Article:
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Need Input for a Truly Nontraditional Hookup for an older Blaze King KTJ Stove

Post in 'Classic Wood Stove Forums (prior to approx. 1993)' started by putzenhimer8040, Nov 18, 2011.

  1. putzenhimer8040

    putzenhimer8040 New Member

    Joined:
    Nov 18, 2011
    Messages:
    2
    Loc:
    North Idaho
    I have a predicament and need each of your years of out of the box / nontraditional methods to hook a very challenging back-drafting stove application in a basement. I have read a lot on this forum and other web postings so now know enough to be dangerous, thus would like some tempered yet out of the box input. Here is why it is challenging (partly self induced & partly inherited):
    1. I have a very limited budget
    2. I have to use what is already in place & what I have
    3. Am going to try most cost effective simple solutions first to prove they will not work, then progress to more costly if possible
    4. On a very limited budget so am having to do it myself & figure it out with trial & error (& input from you :eek:) I am pretty mechanically inclined, remodeled home by myself over the last yrs time-frame and am an industrial technical professional in machining, sheetmetal & welding mfg applications.

    Here is the application:

    Have a +4500 sq foot home, built in late 80's, is 4 stories with vaulted ceilings, lots of windows & skylights, on top of a windy mountain in a canyon with updrafting winds (strike 1 in challenges), in North Idaho about 2700 ft elevation where temps range from 0 to 25 F all winter. Walkout basement had a wood stove installed at one time in the basement (strike 2 in challenges), it already has a 6" internal diameter Metalbestos SureTemp HT stainless triple wall chimney from the wall thimble, then has 2 30 degree verticle joggles (strike 3 in challenges) to get around a windowframe and then travels all the way up the outside of the home (strike 4 in challenges), through an eve and extending about 8' to 10' up a very steep pitched now snow covered roof (total chimney length is about 25' tall from thimble to top cap. I am told this setup is ~$5K alone. What I have for a stove to hookup is an older Blaze King King (KTJ) that does not have catalyst or EPA features (I think it could be around 47K BTU per hr rated?). This stove unfortunately has an 8" flue, (strike 5 in challenges).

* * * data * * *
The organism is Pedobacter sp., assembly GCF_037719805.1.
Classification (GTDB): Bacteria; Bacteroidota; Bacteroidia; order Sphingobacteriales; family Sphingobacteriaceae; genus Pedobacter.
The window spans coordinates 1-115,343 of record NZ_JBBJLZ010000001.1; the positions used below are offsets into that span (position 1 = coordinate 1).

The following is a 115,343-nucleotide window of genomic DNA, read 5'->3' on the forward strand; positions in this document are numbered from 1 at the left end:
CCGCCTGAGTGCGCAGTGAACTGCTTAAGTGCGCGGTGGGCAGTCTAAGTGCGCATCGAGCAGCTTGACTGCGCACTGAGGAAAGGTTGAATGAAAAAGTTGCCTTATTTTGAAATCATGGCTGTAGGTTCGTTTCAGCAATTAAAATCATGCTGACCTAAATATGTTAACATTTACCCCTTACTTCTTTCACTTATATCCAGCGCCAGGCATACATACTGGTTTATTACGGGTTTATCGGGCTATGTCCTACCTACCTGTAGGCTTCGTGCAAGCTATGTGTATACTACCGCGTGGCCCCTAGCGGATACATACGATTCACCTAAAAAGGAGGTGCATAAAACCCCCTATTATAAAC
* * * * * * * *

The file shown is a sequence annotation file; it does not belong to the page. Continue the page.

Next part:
There is also multiple draft robbing things in this home, basement 100K BTU natural gas furnace, basement bathroom with fan, 2 restrooms on second floor with fans, 2 bathrooms on 3rd floor with fans, and a kitchen with a natural gas 70" double oven/6 burner range with a massive ~18-24" commercial ducted fan to pull the heat/exhaust out the side of that floor (strike 5 to +10x in challenges.... to many to keep counting!)

    The old owner told me they removed their old wood stove because after the wood would burn low late at night after they were in bed, the CO sensors would go off in the basement due to the cold air possibly coming back down the chimney (& possibly the gas furnace kicking on). We have been remodeling the home over the last yrs time-frame and living in a separate apartment above the garage (has own furnace, sealed & separate air supply & location). We have not moved into the main home until I can get the stove hooked up, proven save, and working properly. I am told heating the home on natural gas can be over $500 a month (experienced a $500 bill last winter someone accidentally left furnace on to high for several days), thus I HAVE to HAVE wood heat to afford to live in it (yes this is a sorry predicament ;o)